5 Essential Elements of Corporate Compliance
A Global Template
Effectively managing corporate compliance efforts in today’s regulatory environment–preventing corporate officers and employee from engaging in illegal practices, while also addressing a wide array of other compliance and risk management concerns–presents a major challenge to multinational companies with extended enterprises. Although enforcement guidelines around the world vary in length, tone and language, virtually all touch upon a set of key issues that Baker McKenzie has boiled down to five essential elements: leadership, risk assessment, standards and controls, training and communication, and oversight. These five elements serve as the organizing principles for the way Baker McKenzie counsels our clients in the area of corporate compliance. The updated Five Essential Elements of Corporate Compliance provides guidance to companies not only in respect of the US Foreign Corrupt Practices Act, but also regarding other key jurisdictions where multinationals do business. It also incorporates important developments in enforcement and critical notes on guidance from a variety of global regulators. We hope you find this guide helpful and informative. You can read the Five Essential Elements of Corporate Compliance, here.
On 21 January 2021, the Organisation for Economic Co-Operation and Development (OECD) published updated guidance on tax treaties and the impact of the COVID-19 pandemic, originally issued by the Secretariat in April 2020. The OECD's guidance reflects the Secretariat's views on the interpretations of the tax treaties and the general approach being taken by member jurisdictions, and illustrates how certain jurisdictions have addressed the impact of the pandemic on the tax situations of individuals and employers. The OECD states that the updated guidance is intended to provide greater certainty to taxpayers during the COVID-19 pandemic.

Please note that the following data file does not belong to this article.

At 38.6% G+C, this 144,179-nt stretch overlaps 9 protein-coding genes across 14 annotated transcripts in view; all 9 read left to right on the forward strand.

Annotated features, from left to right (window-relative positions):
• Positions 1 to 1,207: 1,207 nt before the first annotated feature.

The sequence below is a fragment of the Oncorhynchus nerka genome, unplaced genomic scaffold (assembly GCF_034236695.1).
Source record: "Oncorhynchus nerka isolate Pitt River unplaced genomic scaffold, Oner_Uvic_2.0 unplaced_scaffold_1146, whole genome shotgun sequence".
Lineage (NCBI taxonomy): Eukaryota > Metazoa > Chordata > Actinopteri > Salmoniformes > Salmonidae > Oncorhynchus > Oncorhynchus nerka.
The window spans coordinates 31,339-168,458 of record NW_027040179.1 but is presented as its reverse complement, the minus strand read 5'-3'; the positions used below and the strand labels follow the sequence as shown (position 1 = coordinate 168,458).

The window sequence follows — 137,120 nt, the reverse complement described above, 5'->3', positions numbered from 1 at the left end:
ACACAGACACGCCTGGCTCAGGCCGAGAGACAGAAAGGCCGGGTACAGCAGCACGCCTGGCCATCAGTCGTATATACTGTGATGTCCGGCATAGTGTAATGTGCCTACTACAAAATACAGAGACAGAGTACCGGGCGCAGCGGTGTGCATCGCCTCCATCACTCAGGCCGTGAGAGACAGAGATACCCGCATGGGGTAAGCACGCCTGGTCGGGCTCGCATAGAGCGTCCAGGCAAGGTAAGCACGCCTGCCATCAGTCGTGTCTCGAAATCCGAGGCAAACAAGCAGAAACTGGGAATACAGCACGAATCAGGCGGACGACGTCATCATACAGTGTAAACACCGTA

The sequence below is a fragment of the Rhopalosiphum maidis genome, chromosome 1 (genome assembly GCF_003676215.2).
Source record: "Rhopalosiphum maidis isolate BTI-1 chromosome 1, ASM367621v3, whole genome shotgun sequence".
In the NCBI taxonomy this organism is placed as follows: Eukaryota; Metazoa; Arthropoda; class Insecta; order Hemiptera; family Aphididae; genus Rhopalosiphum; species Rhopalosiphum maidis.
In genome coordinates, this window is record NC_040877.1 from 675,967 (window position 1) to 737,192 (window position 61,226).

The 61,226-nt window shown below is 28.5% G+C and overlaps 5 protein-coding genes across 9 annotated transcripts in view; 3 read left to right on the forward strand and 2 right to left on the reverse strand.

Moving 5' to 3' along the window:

Biden has indicated prioritizing climate change - and he moved fast by signing an executive order to have the US re-enter the Paris climate accord on the day of his inauguration. He has stated that such prioritisation is also about creating new jobs and spurring economic growth. He has plans to push through major infrastructure projects, boost the auto industry in its quest to build low-emissions vehicles, help move the power sector toward renewables, and encourage innovation in energy technologies. The expectation is that there will be climate change regulatory initiatives and expanded ESG reporting and disclosure efforts that may affect the direction and pace of the US energy transition. In this session, our panel shared their insights on what this might mean for business both in the US and more globally as Biden seeks to have the United States re-engage on the world stage. We were joined by Global Torch Light.
The Pension Schemes Bill ("Bill") has completed all its parliamentary stages and its provisions are now final. A date for royal assent (the point at which it will become law) is still awaited. The Bill will make important changes to the UK pensions landscape in a number of areas and will be relevant to sponsoring employers and trustees of both defined benefit (DB) and defined contribution (DC) schemes. Certain aspects of the Bill will have wider implications outside the day-to-day operation of pension schemes, such as the increased powers that will be given to the UK Pensions Regulator ("Regulator"), which include the introduction of new criminal penalties.